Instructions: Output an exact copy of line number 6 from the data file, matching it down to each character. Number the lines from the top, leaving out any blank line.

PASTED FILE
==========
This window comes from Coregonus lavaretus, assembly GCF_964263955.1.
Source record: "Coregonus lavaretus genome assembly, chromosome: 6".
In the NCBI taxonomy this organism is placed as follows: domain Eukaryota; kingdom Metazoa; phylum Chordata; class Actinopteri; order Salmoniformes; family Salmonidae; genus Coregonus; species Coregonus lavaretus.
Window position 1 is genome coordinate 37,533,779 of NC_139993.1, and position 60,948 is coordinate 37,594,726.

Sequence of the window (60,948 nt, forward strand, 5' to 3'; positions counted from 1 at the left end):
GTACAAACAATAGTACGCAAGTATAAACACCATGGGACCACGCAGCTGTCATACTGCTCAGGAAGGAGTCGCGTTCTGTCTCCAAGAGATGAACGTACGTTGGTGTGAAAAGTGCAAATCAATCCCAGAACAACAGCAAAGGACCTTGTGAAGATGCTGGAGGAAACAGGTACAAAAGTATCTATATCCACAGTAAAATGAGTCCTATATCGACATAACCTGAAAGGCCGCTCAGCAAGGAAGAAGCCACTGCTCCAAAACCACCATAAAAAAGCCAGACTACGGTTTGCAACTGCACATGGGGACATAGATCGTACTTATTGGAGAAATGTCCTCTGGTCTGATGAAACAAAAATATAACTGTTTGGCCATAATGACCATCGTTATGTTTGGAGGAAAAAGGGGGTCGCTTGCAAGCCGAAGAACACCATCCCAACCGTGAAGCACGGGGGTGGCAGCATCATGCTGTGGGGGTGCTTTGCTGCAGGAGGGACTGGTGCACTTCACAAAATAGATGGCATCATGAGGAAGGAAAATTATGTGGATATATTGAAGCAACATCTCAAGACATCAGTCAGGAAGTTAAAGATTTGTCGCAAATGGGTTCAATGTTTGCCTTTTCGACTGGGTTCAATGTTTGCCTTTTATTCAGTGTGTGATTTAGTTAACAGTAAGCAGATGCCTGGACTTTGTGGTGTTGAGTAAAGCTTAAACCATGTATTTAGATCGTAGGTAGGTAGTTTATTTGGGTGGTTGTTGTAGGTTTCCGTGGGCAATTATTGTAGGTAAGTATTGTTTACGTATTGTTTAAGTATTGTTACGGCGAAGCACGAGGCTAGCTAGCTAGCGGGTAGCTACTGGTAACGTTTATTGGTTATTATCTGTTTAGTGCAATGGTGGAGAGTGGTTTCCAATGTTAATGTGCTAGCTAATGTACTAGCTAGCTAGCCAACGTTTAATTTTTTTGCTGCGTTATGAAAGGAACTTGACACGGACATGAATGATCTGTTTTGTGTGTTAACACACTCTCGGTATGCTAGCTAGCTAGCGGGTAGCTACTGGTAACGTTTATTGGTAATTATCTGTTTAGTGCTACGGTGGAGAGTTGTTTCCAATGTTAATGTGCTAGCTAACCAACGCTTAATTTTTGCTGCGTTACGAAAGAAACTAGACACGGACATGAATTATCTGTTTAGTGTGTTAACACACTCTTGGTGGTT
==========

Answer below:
GTACAAACAATAGTACGCAAGTATAAACACCATGGGACCACGCAGCTGTCATACTGCTCAGGAAGGAGTCGCGTTCTGTCTCCAAGAGATGAACGTACGTTGGTGTGAAAAGTGCAAATCAATCCCAGAACAACAGCAAAGGACCTTGTGAAGATGCTGGAGGAAACAGGTACAAAAGTATCTATATCCACAGTAAAATGAGTCCTATATCGACATAACCTGAAAGGCCGCTCAGCAAGGAAGAAGCCACTGCTCCAAAACCACCATAAAAAAGCCAGACTACGGTTTGCAACTGCACATGGGGACATAGATCGTACTTATTGGAGAAATGTCCTCTGGTCTGATGAAACAAAAATATAACTGTTTGGCCATAATGACCATCGTTATGTTTGGAGGAAAAAGGGGGTCGCTTGCAAGCCGAAGAACACCATCCCAACCGTGAAGCACGGGGGTGGCAGCATCATGCTGTGGGGGTGCTTTGCTGCAGGAGGGACTGGTGCACTTCACAAAATAGATGGCATCATGAGGAAGGAAAATTATGTGGATATATTGAAGCAACATCTCAAGACATCAGTCAGGAAGTTAAAGATTTGTCGCAAATGGGTTCAATGTTTGCCTTTTCGACTGGGTTCAATGTTTGCCTTTTATTCAGTGTGTGATTTAGTTAACAGTAAGCAGATGCCTGGACTTTGTGGTGTTGAGTAAAGCTTAAACCATGTATTTAGATCGTAGGTAGGTAGTTTATTTGGGTGGTTGTTGTAGGTTTCCGTGGGCAATTATTGTAGGTAAGTATTGTTTACGTATTGTTTAAGTATTGTTACGGCGAAGCACGAGGCTAGCTAGCTAGCGGGTAGCTACTGGTAACGTTTATTGGTTATTATCTGTTTAGTGCAATGGTGGAGAGTGGTTTCCAATGTTAATGTGCTAGCTAATGTACTAGCTAGCTAGCCAACGTTTAATTTTTTTGCTGCGTTATGAAAGGAACTTGACACGGACATGAATGATCTGTTTTGTGTGTTAACACACTCTCGGTATGCTAGCTAGCTAGCGGGTAGCTACTGGTAACGTTTATTGGTAATTATCTGTTTAGTGCTACGGTGGAGAGTTGTTTCCAATGTTAATGTGCTAGCTAACCAACGCTTAATTTTTGCTGCGTTACGAAAGAAACTAGACACGGACATGAATTATCTGTTTAGTGTGTTAACACACTCTTGGTGGTT